The Turkish Central Bank has disclosed that the private sector has seen its long-term foreign debt increase to $166.5 billion since December. The sector's short-term foreign debt, - the debt that must be paid in the next 12 months - also increased by $3.3 billion to $43.7 billion over the same period. Data released by the bank indicated that more than half of Turkey's private sector long-term debt was in dollars, at 58 percent, with 34 percent in euros and 6 percent in Turkish lira. For short-term debt, 48 percent was in dollars, with 40 percent in euros and 11.2 percent in Turkish lira. Almost 60 percent of foreign credit comes from EU countries such as Germany and the U.K., the central bank reported. The finance sector, especially banks, has a 37.1 percent share in long-term private sector debts, worth $61.8 billion. Analysts argue that Turkey's private sector debt is not at alarming levels. "When we look at the structure of companies we see that companies with Forex loans are usually well established firms usually at conglomerate scale. Those firms can afford employing professional staff capable of managing Forex risk," Tamer Yilmaz, a senior economist from Ziraat Investment, said.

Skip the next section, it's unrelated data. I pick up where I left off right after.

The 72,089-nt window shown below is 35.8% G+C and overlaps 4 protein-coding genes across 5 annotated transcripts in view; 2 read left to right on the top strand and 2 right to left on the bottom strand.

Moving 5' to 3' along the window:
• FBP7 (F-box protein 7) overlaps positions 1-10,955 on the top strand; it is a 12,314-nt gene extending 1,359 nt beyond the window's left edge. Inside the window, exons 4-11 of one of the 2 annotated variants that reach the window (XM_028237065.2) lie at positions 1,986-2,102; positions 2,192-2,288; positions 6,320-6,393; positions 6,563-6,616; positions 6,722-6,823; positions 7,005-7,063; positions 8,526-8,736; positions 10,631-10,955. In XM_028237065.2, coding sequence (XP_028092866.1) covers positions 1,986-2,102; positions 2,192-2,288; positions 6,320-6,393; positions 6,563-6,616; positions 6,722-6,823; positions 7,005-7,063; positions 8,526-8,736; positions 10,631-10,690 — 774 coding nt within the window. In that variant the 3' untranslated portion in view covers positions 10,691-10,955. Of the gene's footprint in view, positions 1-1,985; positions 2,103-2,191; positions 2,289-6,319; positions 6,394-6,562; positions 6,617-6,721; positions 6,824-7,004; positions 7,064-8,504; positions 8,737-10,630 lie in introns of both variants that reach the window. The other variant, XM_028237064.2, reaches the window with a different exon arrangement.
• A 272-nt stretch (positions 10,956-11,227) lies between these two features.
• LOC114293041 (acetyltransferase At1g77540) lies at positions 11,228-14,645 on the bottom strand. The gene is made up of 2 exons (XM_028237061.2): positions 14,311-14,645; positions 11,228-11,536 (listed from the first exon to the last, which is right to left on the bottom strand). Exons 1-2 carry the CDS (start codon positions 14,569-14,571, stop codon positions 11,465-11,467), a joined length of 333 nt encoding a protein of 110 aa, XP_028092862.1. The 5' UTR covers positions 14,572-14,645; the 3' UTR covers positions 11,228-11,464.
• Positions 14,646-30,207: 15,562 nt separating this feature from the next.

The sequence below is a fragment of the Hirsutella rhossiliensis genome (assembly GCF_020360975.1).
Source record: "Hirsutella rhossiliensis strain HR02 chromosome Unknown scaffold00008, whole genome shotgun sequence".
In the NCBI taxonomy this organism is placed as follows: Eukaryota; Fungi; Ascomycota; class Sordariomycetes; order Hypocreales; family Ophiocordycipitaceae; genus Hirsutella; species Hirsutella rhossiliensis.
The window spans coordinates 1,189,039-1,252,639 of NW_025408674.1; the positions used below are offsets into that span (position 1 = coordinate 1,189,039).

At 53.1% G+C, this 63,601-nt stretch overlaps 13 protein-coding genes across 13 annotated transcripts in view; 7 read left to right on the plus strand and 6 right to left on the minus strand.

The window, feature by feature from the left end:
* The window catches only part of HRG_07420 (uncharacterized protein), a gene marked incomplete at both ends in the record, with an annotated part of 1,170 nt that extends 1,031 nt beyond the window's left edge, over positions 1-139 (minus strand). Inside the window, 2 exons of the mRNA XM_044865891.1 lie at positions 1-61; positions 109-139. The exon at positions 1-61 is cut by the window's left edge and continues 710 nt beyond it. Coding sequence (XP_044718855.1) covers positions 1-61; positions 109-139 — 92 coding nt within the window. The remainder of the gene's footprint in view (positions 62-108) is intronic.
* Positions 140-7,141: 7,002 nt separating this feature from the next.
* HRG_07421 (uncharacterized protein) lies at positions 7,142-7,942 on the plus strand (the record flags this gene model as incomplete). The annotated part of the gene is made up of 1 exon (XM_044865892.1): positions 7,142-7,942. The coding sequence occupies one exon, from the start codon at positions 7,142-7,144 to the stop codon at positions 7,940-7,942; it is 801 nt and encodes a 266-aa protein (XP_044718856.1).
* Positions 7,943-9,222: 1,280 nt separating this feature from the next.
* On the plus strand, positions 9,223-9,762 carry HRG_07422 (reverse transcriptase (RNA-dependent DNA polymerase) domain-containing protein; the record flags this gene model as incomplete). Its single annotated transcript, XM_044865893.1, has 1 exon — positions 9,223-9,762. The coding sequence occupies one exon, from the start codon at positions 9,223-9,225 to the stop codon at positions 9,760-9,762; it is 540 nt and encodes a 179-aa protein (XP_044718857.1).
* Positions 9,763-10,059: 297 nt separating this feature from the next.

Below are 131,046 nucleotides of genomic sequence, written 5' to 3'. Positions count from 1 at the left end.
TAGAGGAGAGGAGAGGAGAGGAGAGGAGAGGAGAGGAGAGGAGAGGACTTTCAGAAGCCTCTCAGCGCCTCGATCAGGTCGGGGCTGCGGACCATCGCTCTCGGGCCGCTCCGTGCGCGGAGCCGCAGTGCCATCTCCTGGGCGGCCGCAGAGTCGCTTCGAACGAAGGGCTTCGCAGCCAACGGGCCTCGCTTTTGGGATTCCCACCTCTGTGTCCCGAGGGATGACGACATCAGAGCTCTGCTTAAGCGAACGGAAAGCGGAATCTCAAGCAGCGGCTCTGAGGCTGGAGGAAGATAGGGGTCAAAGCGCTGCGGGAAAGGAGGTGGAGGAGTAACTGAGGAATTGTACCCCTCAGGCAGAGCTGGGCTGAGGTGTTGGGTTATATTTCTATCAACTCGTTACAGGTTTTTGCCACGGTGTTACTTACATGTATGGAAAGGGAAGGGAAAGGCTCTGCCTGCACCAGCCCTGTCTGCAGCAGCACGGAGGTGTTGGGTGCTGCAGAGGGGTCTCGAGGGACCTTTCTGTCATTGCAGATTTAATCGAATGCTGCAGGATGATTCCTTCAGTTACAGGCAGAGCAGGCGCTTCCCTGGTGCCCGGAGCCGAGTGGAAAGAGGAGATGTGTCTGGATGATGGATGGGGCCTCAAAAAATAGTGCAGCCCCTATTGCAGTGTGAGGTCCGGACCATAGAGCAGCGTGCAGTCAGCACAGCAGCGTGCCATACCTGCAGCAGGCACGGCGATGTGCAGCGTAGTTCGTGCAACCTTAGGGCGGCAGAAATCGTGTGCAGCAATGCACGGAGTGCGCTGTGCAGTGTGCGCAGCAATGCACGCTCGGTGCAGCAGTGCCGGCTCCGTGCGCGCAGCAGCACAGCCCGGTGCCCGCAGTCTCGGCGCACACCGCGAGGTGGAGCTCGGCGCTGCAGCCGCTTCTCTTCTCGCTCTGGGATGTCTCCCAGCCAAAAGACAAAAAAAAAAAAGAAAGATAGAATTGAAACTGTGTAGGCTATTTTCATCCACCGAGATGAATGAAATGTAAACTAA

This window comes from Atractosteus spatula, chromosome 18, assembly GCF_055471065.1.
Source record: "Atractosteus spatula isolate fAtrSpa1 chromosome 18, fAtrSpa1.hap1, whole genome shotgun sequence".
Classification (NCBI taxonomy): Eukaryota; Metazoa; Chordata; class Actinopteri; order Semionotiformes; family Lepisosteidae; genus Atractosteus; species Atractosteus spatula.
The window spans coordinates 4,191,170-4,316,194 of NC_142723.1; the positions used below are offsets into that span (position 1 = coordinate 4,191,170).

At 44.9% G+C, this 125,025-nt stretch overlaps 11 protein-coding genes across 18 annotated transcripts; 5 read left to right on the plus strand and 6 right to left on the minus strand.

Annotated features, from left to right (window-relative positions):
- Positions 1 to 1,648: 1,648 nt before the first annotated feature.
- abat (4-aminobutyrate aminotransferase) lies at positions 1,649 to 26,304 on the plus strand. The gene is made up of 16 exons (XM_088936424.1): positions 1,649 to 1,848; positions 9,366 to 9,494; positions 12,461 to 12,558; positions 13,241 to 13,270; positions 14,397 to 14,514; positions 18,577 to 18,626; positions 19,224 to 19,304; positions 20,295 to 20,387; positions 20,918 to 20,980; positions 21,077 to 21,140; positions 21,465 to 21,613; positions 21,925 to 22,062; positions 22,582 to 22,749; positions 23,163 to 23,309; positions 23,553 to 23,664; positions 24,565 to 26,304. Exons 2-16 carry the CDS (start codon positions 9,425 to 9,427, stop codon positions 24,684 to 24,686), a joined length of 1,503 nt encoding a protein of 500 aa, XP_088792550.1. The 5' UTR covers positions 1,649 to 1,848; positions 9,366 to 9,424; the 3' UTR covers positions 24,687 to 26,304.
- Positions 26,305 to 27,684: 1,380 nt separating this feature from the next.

“According to Turkey's Central Bank research in February of this year 63 percent of all companies in Turkey do not have a foreign debt at all. And of the remaining 37 percent, a majority of the companies are exporters which means, these companies are naturally hedged against currency shocks.”
"Therefore the bank monetary policy committee adopted a “fire-wall” approach back in 2012. They came up with an innovation called Reserve Option Mechanism (ROM)," Yilmaz said. "According to ROM scheme, commercial banks were offered to keep their reserve requirements in foreign currency. Quickly all banks in Turkey switched their reserve strategies and they prefer keeping dollars in the vaults of the central bank rather than Turkish lira. These dollars in the central bank vaults act as a buffer against a “sudden-stop” scenario."
Turkish businesses and the public have increasingly used dollar accounts since May last year when the country was rocked by violent anti-government protests.
Companies and ordinary citizens have put $25.8 billion of their cash into U.S. dollars over the year up to May – the highest-ever annual amount – as they look to protect their savings from depreciation in the Turkish lira, according to official figures.
Turkish dollar accounts grew from $56.8 billion to $82.6 billion in the year up to May, an increase of 45 percent.
Earlier this year, Turkish lira lost more than 25 percent of its value against dollar. In January 28, the central bank introduced drastic interest rate rises in response to the dollar’s rise against the lira.